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Jul 13, 2017 12:54 PMPublication: The Southampton Press

Southampton Town Ready To Spend $1 Million To Raise Part Of Dune Road

Southampton town plans to elevate portions of Dune Road this year.   PRESS FILE
Jul 25, 2017 10:22 AM

Tapping unspent bonds that were secured for a much larger elevation project, Southampton Town officials instead will spend $1 million to raise the most flood-prone sections of Dune Road in Hampton Bays and East Quogue later this summer.

Town Highway Superintendent Alex Gregor said at a Town Board work session on Thursday, July 13, that attempts to secure federal funding for a plan to raise the entire seven-mile stretch of road from the Shinnecock Inlet to Quogue Village’s western border by nearly 2 feet had hit an insurmountable roadblock. His department instead will use the unspent 2016 highway bonds to raise certain sections of the oceanfront roadway.

Specifically, Mr. Gregor told Town Board members that his crews intend to raise the lowest sections of Dune Road, a roughly 2.5-mile stretch that runs from Road K—known as Surfer Beach—in Hampton Bays to just west of Dolphin Lane in East Quogue. He added they will be targeting the sections of asphalt that are less than 2 feet above sea level, and noted that as much as 6 inches of fresh asphalt could be laid on top of the existing road in some areas as a simple way to raise the roadway.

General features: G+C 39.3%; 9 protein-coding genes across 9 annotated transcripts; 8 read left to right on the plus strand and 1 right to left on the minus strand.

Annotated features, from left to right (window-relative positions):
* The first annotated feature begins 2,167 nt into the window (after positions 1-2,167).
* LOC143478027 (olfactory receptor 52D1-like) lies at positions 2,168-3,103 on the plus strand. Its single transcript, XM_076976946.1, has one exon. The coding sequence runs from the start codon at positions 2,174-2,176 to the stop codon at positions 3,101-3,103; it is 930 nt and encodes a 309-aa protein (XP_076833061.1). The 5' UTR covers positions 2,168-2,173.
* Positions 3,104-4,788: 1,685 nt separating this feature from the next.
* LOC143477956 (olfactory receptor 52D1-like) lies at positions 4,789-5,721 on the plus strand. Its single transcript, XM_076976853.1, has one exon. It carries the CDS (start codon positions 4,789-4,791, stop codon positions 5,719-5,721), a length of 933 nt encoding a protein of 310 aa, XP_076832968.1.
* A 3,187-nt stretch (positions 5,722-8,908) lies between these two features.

“We think it would make a substantial improvement,” Mr. Gregor said about the $1 million fix, though he pointed out that the work will not be a “superstorm fix,” meaning sections could still flood during severe storms.

Town officials had been trying for several years to get the U.S. Army Corps of Engineers to include the larger project, which was expected to cost nearly $7 million, included in the draft 400-page Fire Island to Montauk Point Reformulation Study, commonly referred to as FIMP. The requested funding, however, was never added—and even if it had been, construction likely would not begin until 2021.

Army Corps representatives did not immediately return calls this week.

The work pitched by Mr. Gregor will tap Highway Department bonds secured last year, which Town Supervisor Jay Schneiderman explained were borrowed in a previous attempt to leverage grant opportunities to raise the entirety of Dune Road by roughly 20 inches.

At last week’s meeting, Mr. Gregor explained that many sections of Dune Road are actually below grade, resulting in the trapping of ocean water and runoff on the asphalt. He said a new layer of asphalt could be laid that both raises the road and ensures that water drains off and away from the asphalt, cutting down on flooding.

Town Board members said they support Mr. Gregor’s solution and Mr. Schneiderman scheduled a special meeting for Thursday, July 20, during which they are expected to approve the funding transfer.

“Six inches will make a big difference,” Mr. Schneiderman said after last week’s discussion with Mr. Gregor. “It really has the potential to eliminate routine flooding.”

If the money is allocated, Mr. Gregor said his department could start work as soon as August.